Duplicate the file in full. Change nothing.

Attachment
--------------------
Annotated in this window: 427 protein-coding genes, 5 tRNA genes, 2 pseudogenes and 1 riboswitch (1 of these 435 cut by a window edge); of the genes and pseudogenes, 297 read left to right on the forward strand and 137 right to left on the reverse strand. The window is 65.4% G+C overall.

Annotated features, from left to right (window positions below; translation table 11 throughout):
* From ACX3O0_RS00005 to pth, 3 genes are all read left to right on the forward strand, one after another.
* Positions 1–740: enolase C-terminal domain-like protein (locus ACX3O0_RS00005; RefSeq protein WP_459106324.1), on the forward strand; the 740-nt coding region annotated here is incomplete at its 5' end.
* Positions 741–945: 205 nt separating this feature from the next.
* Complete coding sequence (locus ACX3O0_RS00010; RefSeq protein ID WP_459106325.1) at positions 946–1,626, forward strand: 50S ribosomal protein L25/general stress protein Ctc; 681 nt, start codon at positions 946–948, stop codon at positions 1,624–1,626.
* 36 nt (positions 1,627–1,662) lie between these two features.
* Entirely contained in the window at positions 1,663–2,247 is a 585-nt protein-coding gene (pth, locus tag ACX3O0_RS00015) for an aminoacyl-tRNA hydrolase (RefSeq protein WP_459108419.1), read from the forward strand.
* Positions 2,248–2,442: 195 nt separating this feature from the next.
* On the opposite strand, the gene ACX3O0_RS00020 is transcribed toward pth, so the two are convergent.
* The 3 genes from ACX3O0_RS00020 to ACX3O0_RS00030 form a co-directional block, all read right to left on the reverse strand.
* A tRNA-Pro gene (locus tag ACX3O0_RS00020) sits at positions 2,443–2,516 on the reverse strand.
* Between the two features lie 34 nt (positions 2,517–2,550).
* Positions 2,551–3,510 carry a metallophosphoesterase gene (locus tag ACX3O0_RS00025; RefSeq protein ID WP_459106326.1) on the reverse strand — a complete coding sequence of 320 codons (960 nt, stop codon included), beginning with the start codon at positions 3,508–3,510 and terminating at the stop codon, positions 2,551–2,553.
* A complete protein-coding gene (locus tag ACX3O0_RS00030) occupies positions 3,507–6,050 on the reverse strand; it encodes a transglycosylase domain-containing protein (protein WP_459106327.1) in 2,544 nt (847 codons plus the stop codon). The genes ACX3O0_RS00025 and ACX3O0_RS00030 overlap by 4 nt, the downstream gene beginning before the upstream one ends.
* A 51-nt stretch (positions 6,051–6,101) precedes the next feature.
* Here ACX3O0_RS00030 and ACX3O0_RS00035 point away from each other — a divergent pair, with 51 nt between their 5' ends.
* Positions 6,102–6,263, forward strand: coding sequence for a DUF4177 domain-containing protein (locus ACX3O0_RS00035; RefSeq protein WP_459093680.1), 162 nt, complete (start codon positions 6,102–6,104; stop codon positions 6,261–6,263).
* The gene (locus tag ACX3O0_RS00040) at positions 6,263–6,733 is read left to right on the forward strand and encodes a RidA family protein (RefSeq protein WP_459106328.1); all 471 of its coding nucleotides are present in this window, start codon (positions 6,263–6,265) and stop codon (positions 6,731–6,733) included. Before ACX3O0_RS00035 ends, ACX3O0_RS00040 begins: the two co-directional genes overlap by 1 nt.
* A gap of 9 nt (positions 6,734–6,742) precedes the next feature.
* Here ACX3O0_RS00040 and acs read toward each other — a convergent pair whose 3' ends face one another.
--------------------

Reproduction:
Annotated in this window: 427 protein-coding genes, 5 tRNA genes, 2 pseudogenes and 1 riboswitch (1 of these 435 cut by a window edge); of the genes and pseudogenes, 297 read left to right on the forward strand and 137 right to left on the reverse strand. The window is 65.4% G+C overall.

Annotated features, from left to right (window positions below; translation table 11 throughout):
* From ACX3O0_RS00005 to pth, 3 genes are all read left to right on the forward strand, one after another.
* Positions 1–740: enolase C-terminal domain-like protein (locus ACX3O0_RS00005; RefSeq protein WP_459106324.1), on the forward strand; the 740-nt coding region annotated here is incomplete at its 5' end.
* Positions 741–945: 205 nt separating this feature from the next.
* Complete coding sequence (locus ACX3O0_RS00010; RefSeq protein ID WP_459106325.1) at positions 946–1,626, forward strand: 50S ribosomal protein L25/general stress protein Ctc; 681 nt, start codon at positions 946–948, stop codon at positions 1,624–1,626.
* 36 nt (positions 1,627–1,662) lie between these two features.
* Entirely contained in the window at positions 1,663–2,247 is a 585-nt protein-coding gene (pth, locus tag ACX3O0_RS00015) for an aminoacyl-tRNA hydrolase (RefSeq protein WP_459108419.1), read from the forward strand.
* Positions 2,248–2,442: 195 nt separating this feature from the next.
* On the opposite strand, the gene ACX3O0_RS00020 is transcribed toward pth, so the two are convergent.
* The 3 genes from ACX3O0_RS00020 to ACX3O0_RS00030 form a co-directional block, all read right to left on the reverse strand.
* A tRNA-Pro gene (locus tag ACX3O0_RS00020) sits at positions 2,443–2,516 on the reverse strand.
* Between the two features lie 34 nt (positions 2,517–2,550).
* Positions 2,551–3,510 carry a metallophosphoesterase gene (locus tag ACX3O0_RS00025; RefSeq protein ID WP_459106326.1) on the reverse strand — a complete coding sequence of 320 codons (960 nt, stop codon included), beginning with the start codon at positions 3,508–3,510 and terminating at the stop codon, positions 2,551–2,553.
* A complete protein-coding gene (locus tag ACX3O0_RS00030) occupies positions 3,507–6,050 on the reverse strand; it encodes a transglycosylase domain-containing protein (protein WP_459106327.1) in 2,544 nt (847 codons plus the stop codon). The genes ACX3O0_RS00025 and ACX3O0_RS00030 overlap by 4 nt, the downstream gene beginning before the upstream one ends.
* A 51-nt stretch (positions 6,051–6,101) precedes the next feature.
* Here ACX3O0_RS00030 and ACX3O0_RS00035 point away from each other — a divergent pair, with 51 nt between their 5' ends.
* Positions 6,102–6,263, forward strand: coding sequence for a DUF4177 domain-containing protein (locus ACX3O0_RS00035; RefSeq protein WP_459093680.1), 162 nt, complete (start codon positions 6,102–6,104; stop codon positions 6,261–6,263).
* The gene (locus tag ACX3O0_RS00040) at positions 6,263–6,733 is read left to right on the forward strand and encodes a RidA family protein (RefSeq protein WP_459106328.1); all 471 of its coding nucleotides are present in this window, start codon (positions 6,263–6,265) and stop codon (positions 6,731–6,733) included. Before ACX3O0_RS00035 ends, ACX3O0_RS00040 begins: the two co-directional genes overlap by 1 nt.
* A gap of 9 nt (positions 6,734–6,742) precedes the next feature.
* Here ACX3O0_RS00040 and acs read toward each other — a convergent pair whose 3' ends face one another.